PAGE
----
In honor of National Poetry Month, I share with you this poem inspired by the winter we’ve just had and the spring that’s taking her time. (It’s also inspired by a prompt given by my mentor, Kimberly Cloutier-Green, poet extraordinaire, to our poetry circle.)
No Longer This and Not Yet That
~ Mary Lou Hamilton Bagley
What season this? Not Winter, yet not Spring.
An icy bite and sudden snowflakes form
and dance around, obscuring stark, bare things,
then light upon the crocus’ pointed corm
as sunlight breaks from just behind a cloud,
showering us with brightness but no heat,
and makes us gasp with wonderment out loud
and lift our arms and stamp our booted feet
that we can stand here, thus, immersed in both —
in weak but blooming sunshine and in snow —
while still a dream, the greening and the growth,
and still an echo, temps of well below.
The wheel seems stalled. The Equinox has come,
with equal parts of darkness and of light,
turning now more toward the sun, not from,
as days grow ever longer than the nights;
and yet, deep winter lingers in the air.
Still full of what’s been lost, it clings to me.
The ground, once clothed in white, is mostly bare
while dirty mounds hide what is yet to be.
My yard is littered — branches, twigs and sticks.
Dry crackling leaves from maples, oaks and beech
skitter across the landscape, chase, and mix,
and, dervish-like, in whirling eddies reach
up toward the sky in search of deeper blues
beyond the belly-heavy clouds of white and gray,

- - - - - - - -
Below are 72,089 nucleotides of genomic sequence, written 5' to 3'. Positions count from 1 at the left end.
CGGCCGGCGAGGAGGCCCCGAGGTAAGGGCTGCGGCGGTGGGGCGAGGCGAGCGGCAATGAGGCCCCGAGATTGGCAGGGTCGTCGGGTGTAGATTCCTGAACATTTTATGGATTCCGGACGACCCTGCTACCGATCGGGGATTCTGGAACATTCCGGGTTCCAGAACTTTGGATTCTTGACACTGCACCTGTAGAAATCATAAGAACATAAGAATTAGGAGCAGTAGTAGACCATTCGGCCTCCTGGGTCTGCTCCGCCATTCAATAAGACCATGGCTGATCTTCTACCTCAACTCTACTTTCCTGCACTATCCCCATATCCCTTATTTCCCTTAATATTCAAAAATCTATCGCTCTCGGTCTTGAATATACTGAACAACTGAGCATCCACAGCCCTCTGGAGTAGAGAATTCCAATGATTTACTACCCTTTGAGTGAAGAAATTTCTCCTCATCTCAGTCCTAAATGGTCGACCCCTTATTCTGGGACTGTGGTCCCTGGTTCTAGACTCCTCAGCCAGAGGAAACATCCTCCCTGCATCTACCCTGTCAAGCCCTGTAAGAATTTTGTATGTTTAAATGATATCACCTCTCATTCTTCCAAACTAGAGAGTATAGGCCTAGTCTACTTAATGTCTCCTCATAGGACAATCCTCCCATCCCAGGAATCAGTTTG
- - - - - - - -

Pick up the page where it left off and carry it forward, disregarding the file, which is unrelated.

to where the birds can see with unobstructed view
that Spring is truly on its warming way.
This in-between time speaks to me of pause,
reminds me of the not ‘twixt in and out,
the gap that lies between effect and cause,
what space between each breath is all about.
Played out each day at twilight and at dawn —
that almost light between the night and day,
that violet hour when birds sing evensong —
that spaciousness that lives, and then gives way,
is showing me that I need never fear
when asked to simply be and hold to trust.
If all I’ve been and known should disappear,
I’m not to grasp at shadows, cling to dust.
The natural world reflects my inner state;
yet I, alone, resist what’s underway.
The suffering that I’m feeling, I create:
beg Spring to come; bid Winter not to stay.
Okay, now it’s your turn. Please accept this as an invitation to write a poem (any style or length) of your own. Haiku is always fun. It’s made up of three lines, with a 5, 7, and 5 syllable count, and is usually nature-themed.
When you’re done, go out and read it out loud to your backyard, a favorite tree, the birds, your plants, your animal companions, or to yourself.
Celebrate National Poetry Month with one of your own, won’t you?